Charities have a tough job, and they’re making it tougher by communicating poorly.
The job of charities is to address the symptoms and causes of social and global problems, and to make their communities better places to live, work and play.
Those problems are complicated, and charities typically lack the resources they need.
Yet in working to find and keep the supporters they count on, charities often downplay the problems they are trying to fix, and the challenges they face as organizations.
That is not what donors, funders, volunteers and other investors and partners want.
What they are looking for is the honest and often brutal truth about social needs, about the improvements nonprofits need to make in their own organizations, and about how the nonprofit’s work is in sync with the causes those partners and prospective partners care about.
So the stories nonprofits tell need to be clear, candid and compelling.
A nonprofit should help its audience understand community needs, their urgency and causes, the work it is doing, the difference it is making in the lives of people, and how supporters and partners can get involved and help.
Instead, nonprofits often soft-pedal social problems, describing them in technical jargon or vague terms that sanitize their causes and their harsh impact on people.
And instead of being open and straightforward about the operating and fundraising challenges they themselves face, nonprofits often try to put on a happy face.
What donors want is honesty, clarity and details. If they are going to get involved and give, they want to know what the problems are, both in the community and at the nonprofit, and what can be done to make them better.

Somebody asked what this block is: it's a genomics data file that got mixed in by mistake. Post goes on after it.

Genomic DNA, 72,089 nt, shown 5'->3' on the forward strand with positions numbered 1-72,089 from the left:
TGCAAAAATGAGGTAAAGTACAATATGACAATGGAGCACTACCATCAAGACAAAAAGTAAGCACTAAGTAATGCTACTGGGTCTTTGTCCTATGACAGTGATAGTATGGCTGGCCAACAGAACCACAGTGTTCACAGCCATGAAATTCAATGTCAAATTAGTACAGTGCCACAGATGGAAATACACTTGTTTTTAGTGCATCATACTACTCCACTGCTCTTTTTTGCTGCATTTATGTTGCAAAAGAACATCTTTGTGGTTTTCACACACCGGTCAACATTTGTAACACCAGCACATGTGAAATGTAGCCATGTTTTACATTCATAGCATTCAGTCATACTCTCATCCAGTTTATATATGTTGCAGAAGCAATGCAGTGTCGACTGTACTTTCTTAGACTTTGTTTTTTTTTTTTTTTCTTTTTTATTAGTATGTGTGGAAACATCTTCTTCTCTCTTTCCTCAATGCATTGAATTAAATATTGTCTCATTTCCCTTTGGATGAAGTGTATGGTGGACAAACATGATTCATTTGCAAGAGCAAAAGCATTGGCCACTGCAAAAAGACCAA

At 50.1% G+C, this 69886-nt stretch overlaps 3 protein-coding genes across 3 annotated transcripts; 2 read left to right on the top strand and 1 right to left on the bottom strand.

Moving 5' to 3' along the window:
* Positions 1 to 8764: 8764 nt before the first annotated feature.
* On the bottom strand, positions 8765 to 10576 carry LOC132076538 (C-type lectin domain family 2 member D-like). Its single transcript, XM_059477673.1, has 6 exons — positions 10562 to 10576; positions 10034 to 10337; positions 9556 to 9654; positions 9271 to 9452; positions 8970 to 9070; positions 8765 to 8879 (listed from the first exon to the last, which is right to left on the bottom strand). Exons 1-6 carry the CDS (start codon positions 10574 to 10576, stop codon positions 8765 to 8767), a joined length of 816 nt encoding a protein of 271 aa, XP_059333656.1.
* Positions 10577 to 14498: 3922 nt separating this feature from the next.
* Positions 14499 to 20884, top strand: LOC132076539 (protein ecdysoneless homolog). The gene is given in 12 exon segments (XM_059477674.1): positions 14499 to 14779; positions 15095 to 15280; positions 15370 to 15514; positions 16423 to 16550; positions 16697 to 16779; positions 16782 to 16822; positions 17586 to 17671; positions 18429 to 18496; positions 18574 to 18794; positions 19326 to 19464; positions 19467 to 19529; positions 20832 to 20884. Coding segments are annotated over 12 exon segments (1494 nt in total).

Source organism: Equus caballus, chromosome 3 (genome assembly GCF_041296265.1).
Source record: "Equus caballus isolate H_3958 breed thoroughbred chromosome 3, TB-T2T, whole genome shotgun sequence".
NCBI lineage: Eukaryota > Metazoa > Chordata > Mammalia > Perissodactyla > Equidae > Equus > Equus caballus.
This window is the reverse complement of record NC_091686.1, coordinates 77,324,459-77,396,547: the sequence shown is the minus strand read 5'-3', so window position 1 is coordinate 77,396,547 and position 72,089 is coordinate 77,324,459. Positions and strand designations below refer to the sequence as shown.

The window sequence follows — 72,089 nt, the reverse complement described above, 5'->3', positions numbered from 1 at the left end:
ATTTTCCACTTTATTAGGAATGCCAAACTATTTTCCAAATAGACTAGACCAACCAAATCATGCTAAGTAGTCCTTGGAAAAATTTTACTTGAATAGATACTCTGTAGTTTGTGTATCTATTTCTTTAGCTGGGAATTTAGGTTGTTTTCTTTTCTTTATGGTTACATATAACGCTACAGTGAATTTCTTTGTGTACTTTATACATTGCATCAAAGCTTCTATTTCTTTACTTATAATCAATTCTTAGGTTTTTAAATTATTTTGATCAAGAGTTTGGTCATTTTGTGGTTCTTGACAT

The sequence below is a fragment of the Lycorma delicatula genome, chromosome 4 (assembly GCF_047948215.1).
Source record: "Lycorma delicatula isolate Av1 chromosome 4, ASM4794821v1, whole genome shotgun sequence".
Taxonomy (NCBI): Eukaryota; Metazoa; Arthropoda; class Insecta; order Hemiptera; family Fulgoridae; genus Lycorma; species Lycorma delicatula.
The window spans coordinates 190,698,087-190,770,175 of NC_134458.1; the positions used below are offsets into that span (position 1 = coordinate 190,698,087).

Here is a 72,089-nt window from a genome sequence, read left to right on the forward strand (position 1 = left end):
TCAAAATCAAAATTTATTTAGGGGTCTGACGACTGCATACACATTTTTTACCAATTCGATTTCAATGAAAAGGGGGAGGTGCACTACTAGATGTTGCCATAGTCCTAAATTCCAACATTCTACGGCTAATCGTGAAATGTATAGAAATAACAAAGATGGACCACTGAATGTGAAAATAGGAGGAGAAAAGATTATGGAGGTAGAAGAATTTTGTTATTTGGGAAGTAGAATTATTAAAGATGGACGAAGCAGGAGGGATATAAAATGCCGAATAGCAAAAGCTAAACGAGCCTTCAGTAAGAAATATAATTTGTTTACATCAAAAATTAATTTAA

They want to be valued as partners and investors, not treated as children who cannot be trusted with the truth. Ultimately, they want to make the world a better place.
To develop the partners and resources they need, nonprofits need to communicate as if the lives of their clients, and the survival of their organizations, depended on it, because they do.
So stop hiding behind the safety-blanket of vague, feel-good philanthropy buzzwords and start telling your story so people can understand the urgent needs you address, the work you do, the challenges you face as an organization, the difference you make, and why anyone should care.
Tell your story in a way that makes people want to get involved.
Philanthropy North Carolina is a consulting practice that provides writing and strategic communications support for nonprofits, foundations, colleges and universities, and others working for social good.
To find out more about hiring Philanthropy North Carolina to work with your organization to improve your communications, contact Todd Cohen at 919.272.2051 or email@example.com.